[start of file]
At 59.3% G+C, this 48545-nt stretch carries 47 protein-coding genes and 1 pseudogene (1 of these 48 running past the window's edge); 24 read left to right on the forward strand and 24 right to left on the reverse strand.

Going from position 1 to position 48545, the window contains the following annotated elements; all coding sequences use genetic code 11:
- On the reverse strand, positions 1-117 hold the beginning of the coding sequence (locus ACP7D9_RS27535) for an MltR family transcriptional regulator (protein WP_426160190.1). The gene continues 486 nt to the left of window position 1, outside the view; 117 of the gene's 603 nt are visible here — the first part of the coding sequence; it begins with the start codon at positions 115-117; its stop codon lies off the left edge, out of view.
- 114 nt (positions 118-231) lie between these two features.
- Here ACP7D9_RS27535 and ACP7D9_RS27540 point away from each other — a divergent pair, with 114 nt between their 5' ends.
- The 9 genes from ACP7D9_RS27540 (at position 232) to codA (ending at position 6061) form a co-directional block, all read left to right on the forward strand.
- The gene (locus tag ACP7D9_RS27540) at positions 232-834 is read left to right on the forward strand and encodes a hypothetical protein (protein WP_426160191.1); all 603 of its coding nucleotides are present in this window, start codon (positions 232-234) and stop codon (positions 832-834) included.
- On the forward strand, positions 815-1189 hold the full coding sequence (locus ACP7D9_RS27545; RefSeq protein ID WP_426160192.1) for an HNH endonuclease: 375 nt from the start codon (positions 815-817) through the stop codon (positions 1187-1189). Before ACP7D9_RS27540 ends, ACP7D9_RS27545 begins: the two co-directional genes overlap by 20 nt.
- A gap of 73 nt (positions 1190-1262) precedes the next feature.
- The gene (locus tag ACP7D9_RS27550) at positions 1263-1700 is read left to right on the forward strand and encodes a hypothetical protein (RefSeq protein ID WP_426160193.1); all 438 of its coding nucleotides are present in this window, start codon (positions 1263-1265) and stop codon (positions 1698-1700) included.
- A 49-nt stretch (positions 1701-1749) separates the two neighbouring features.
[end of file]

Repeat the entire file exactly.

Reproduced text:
At 59.3% G+C, this 48545-nt stretch carries 47 protein-coding genes and 1 pseudogene (1 of these 48 running past the window's edge); 24 read left to right on the forward strand and 24 right to left on the reverse strand.

Going from position 1 to position 48545, the window contains the following annotated elements; all coding sequences use genetic code 11:
- On the reverse strand, positions 1-117 hold the beginning of the coding sequence (locus ACP7D9_RS27535) for an MltR family transcriptional regulator (protein WP_426160190.1). The gene continues 486 nt to the left of window position 1, outside the view; 117 of the gene's 603 nt are visible here — the first part of the coding sequence; it begins with the start codon at positions 115-117; its stop codon lies off the left edge, out of view.
- 114 nt (positions 118-231) lie between these two features.
- Here ACP7D9_RS27535 and ACP7D9_RS27540 point away from each other — a divergent pair, with 114 nt between their 5' ends.
- The 9 genes from ACP7D9_RS27540 (at position 232) to codA (ending at position 6061) form a co-directional block, all read left to right on the forward strand.
- The gene (locus tag ACP7D9_RS27540) at positions 232-834 is read left to right on the forward strand and encodes a hypothetical protein (protein WP_426160191.1); all 603 of its coding nucleotides are present in this window, start codon (positions 232-234) and stop codon (positions 832-834) included.
- On the forward strand, positions 815-1189 hold the full coding sequence (locus ACP7D9_RS27545; RefSeq protein ID WP_426160192.1) for an HNH endonuclease: 375 nt from the start codon (positions 815-817) through the stop codon (positions 1187-1189). Before ACP7D9_RS27540 ends, ACP7D9_RS27545 begins: the two co-directional genes overlap by 20 nt.
- A gap of 73 nt (positions 1190-1262) precedes the next feature.
- The gene (locus tag ACP7D9_RS27550) at positions 1263-1700 is read left to right on the forward strand and encodes a hypothetical protein (RefSeq protein ID WP_426160193.1); all 438 of its coding nucleotides are present in this window, start codon (positions 1263-1265) and stop codon (positions 1698-1700) included.
- A 49-nt stretch (positions 1701-1749) separates the two neighbouring features.